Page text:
B3467 - SoCial Reserve as buffer against psychosis development a psychological and molecular investigation SCORE - 03/03/2020

B number: 
Principal applicant name: 
Eva Velthorst | Icahn School of Medicine at Mount Sinai (United States)
Stanley Zammit, PhD, Hannah Jones, PhD, Avi Reichenberg, PhD, Sven Sandin, PhD, Niamh Mullins, PhD, Paul O'Reilly, PhD, Raquel Gur, PhD, Ruben Gur
Title of project: 
SoCial Reserve as buffer against psychosis development: a psychological and molecular investigation (SCORE)
Proposal summary: 

Social withdrawal (SocW) – defined as reduced social interaction – is a key feature of psychotic disorders and multiple other psychiatric outcomes. Despite growing recognition of its negative consequences, SocW remains one of the least studied human traits, and its underlying mechanisms remain subject of wide speculation. The overall goal of this project is to examine elucidate the role of SocW in the development of psychosis.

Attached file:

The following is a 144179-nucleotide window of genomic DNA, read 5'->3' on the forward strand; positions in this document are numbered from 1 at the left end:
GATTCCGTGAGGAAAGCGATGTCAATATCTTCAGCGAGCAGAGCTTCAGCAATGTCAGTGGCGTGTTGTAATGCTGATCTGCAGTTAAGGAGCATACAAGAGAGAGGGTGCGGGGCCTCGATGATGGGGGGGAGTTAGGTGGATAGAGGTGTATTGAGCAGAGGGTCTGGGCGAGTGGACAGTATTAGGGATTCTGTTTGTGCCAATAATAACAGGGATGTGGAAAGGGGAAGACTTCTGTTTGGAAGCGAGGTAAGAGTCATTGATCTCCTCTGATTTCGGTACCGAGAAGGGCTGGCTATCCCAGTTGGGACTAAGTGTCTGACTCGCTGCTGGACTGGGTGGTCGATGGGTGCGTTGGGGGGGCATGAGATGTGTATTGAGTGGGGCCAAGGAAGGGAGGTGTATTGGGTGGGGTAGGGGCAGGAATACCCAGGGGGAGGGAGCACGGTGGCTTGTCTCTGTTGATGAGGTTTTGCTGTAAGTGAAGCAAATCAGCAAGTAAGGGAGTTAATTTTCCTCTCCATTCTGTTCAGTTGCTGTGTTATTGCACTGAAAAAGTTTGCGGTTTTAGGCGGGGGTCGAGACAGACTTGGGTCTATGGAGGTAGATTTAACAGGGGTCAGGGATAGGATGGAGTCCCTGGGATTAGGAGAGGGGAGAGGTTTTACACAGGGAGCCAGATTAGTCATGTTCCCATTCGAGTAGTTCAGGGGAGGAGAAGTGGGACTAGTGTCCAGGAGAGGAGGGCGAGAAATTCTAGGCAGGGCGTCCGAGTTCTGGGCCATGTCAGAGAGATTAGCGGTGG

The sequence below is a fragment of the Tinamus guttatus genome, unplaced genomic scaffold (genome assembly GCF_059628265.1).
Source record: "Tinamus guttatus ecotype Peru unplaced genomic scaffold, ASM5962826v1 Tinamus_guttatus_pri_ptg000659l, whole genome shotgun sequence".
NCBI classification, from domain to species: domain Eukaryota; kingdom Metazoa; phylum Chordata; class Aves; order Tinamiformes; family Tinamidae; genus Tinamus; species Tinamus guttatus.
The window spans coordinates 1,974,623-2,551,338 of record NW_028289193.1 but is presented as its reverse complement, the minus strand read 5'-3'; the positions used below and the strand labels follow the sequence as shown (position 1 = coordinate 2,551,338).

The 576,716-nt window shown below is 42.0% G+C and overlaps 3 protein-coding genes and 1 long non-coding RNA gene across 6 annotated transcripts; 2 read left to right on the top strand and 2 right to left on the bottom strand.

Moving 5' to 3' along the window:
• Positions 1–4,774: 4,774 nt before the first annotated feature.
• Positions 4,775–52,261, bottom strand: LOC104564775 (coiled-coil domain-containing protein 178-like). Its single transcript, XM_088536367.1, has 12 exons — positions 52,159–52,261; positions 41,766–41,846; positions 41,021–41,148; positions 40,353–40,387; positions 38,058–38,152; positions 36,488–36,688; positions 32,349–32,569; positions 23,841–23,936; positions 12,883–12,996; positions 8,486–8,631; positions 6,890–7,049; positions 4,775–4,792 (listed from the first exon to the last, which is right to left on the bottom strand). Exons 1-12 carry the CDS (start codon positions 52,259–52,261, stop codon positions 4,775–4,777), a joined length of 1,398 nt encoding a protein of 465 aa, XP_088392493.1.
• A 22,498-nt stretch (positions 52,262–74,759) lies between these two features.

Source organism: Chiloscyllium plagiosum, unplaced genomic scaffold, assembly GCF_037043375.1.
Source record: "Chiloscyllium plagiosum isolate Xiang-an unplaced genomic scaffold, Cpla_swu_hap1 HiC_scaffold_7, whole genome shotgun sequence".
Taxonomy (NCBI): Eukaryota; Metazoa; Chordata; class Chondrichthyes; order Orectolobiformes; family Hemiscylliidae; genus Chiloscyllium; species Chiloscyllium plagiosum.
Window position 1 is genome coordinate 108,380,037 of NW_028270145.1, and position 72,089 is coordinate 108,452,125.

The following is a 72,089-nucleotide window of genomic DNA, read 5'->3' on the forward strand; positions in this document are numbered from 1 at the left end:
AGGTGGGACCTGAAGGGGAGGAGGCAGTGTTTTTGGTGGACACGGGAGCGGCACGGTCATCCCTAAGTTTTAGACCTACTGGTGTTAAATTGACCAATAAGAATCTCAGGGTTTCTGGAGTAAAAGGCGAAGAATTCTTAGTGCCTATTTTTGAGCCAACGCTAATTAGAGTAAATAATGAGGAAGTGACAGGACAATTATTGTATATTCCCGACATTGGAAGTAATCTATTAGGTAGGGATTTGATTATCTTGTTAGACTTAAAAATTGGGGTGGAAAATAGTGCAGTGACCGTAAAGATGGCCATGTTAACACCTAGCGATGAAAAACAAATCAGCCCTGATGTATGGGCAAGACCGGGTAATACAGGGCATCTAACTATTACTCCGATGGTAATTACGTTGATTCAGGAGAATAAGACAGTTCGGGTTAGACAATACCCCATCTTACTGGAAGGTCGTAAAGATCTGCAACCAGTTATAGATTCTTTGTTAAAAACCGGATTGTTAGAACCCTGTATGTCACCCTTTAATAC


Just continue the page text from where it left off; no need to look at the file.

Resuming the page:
By combining clinical data with increasingly powerful ‘genetic risk scores’ (i.e. the sum of risk genes that have shown to be associated with a behavioral trait), we are now able to test whether SocW is a cause or merely a consequence of symptoms in psychosis development. Using the UK Biobank we will create a powerful genetic risk score for SocW, and use this score to examine the role of SocW in psychosis in two large developmental cohorts: The Avon Longitudinal Study of Parents and Children (ALSPAC) and Philadelphia Neurodevelopmental Cohort (PNC). Jointly, these studies followed nearly 16,000 young individuals from childhood to young adulthood, through ages encompassing typical onset of and peak onset age of psychosis. In ALSPAC, we will also test the association between changes in psychotic symptoms and changes in SocW behaviorally, and explore the effects of SocW and established environmental risk in the path to psychosis.

Overall, we aspire to better understand the well-established association between SocW and psychosis, determine critical windows during which individuals may be more or less prone to the influence of SocW, and facilitate much-needed preventive targeted therapies.

Impact of research: 
This project will fill important gaps in our knowledge about genetic underpinnings of social withdrawal, and the (causal) role of social withdrawal in pathways to psychosis, and other severe psychiatric disorders.
Date proposal received: 
Wednesday, 12 February, 2020
Date proposal approved: 
Monday, 17 February, 2020
Genetics, Behaviour - e.g. antisocial behaviour, risk behaviour, etc., GWAS, Genetic epidemiology